Perhaps you’ve seen the pictures circulating around your Haitian friends’ Facebook pages. People taking selfies, holding up a few crumpled gourdes to a camera, with the hashtag #KonbitBibliyotek. If these photos have seemed pleasant but mysterious, let us explain: it is part of a movement that started in Cite Soleil, Haiti’s biggest ghetto. A place that is known mostly for images of poverty, gang violence, and trash, this movement is mobilizing thousands of Soleyans and their allies around something that symbolizes the Cite Soleil that they want to see: a library. For five months, a campaign has slowly been growing: it started among residents of Cite Soleil, contributing whatever they can to build a modern library in the heart of their community, and has since grown to include people from all over Haiti, and the world. And after 21 weeks, this improbable local initiative has reached a major milestone: they have raised 1 million gourdes (about $16,000).
1 million gourdes is only a milestone: what is most important is the fact that it was raised without writing a proposal for funding, relying solely the initiative and solidarity of ordinary people. Everyone who contributes, no matter how small, is called a donor; most of the donors do not have bank accounts, and almost none of them have credit or debit cards. This was money passed from hand to hand, documented on social media for the sake of transparency. Behind the 1 million gourdes, there are almost 3,500 individual donors, most of whom are from Cite Soleil, almost all of whom are Haitian. This turns the idea of who is a donor and who is a beneficiary on its head, and it shows the strength of initiatives that are actually locally-driven.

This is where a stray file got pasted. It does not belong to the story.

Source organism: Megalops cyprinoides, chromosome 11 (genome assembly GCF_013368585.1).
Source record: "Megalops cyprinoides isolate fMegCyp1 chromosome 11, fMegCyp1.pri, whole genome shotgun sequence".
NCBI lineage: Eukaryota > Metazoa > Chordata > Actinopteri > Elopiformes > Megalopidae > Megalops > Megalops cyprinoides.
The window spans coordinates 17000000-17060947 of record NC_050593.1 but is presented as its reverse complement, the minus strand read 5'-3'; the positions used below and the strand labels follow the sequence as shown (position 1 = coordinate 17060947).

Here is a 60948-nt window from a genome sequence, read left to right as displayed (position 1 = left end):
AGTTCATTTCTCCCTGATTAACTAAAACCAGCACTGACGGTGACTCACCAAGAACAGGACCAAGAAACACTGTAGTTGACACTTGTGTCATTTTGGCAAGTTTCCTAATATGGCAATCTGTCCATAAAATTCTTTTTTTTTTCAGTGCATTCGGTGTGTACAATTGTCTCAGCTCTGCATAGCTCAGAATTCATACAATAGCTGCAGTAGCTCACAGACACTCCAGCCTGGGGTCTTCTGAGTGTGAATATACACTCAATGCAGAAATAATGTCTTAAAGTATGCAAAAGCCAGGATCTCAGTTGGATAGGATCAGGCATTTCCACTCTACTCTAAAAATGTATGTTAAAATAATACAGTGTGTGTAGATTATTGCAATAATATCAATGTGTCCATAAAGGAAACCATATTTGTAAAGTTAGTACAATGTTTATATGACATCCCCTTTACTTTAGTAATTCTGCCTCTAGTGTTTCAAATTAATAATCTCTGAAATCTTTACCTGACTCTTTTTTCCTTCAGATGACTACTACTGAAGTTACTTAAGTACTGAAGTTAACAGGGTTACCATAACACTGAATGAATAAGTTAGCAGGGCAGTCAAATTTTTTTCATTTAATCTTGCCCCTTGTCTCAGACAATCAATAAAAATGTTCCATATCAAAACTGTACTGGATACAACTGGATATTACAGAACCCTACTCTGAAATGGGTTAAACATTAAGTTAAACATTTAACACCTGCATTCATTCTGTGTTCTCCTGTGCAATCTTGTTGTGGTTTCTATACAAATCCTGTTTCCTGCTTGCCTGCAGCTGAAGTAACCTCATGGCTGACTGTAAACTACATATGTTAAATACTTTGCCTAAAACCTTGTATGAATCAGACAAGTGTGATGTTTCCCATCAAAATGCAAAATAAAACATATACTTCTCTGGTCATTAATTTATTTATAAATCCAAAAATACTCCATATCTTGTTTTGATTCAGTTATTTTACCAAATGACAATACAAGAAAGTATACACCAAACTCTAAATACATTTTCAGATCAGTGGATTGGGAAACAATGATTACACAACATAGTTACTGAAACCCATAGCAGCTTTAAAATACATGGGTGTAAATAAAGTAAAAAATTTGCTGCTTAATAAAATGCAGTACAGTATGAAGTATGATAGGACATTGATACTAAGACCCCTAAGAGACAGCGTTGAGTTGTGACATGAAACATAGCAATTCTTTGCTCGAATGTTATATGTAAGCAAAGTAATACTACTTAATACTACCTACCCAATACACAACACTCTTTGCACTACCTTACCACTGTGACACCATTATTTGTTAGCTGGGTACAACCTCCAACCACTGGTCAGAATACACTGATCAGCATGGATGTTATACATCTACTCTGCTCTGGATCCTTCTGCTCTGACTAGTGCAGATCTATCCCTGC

1 million is only one milestone – a few estimates show that Cite Soleil and its allies need to raise almost 10 times as much if they want to build the library they envision. Because the library they envision is truly first-class: it has a computer center, an auditorium, a conference room, and more. There are those who question the wisdom of building such an impressive building in such a resource-poor community that has more pressing needs. But the library has a powerful symbolism: the people of Cite Soleil, tired of being treated as second-class citizens for so long, believe that this is the kind of public service that their children deserve. It represents that the aspirations of Cite Soleil are shifting; its youth are beginning to shed the social stigma they have internalized and see themselves as the intellectuals and leaders of tomorrow.
It is a grand vision, and it may only be attainable if greater numbers of friends and allies join this initiative. The reality is that people in Cite Soleil are giving all they can, and it will likely not be enough without others coming in to help the community get the last miles to its goal (if you’re so inspired, you can contribute on the Global Giving site or contribute books by contacting Robillard.email@example.com). The road to achieve this vision is long, but it’s a journey that is being led by people from Cite Soleil. Yesterday, at the sixth anniversary celebration of Konbit Soley Leve, Robi presented the architectural plan for the library and made the announcement about hitting the million gourde milestone. As thousands of Soleyans applauded, hundreds of them past or future donors, everything felt possible.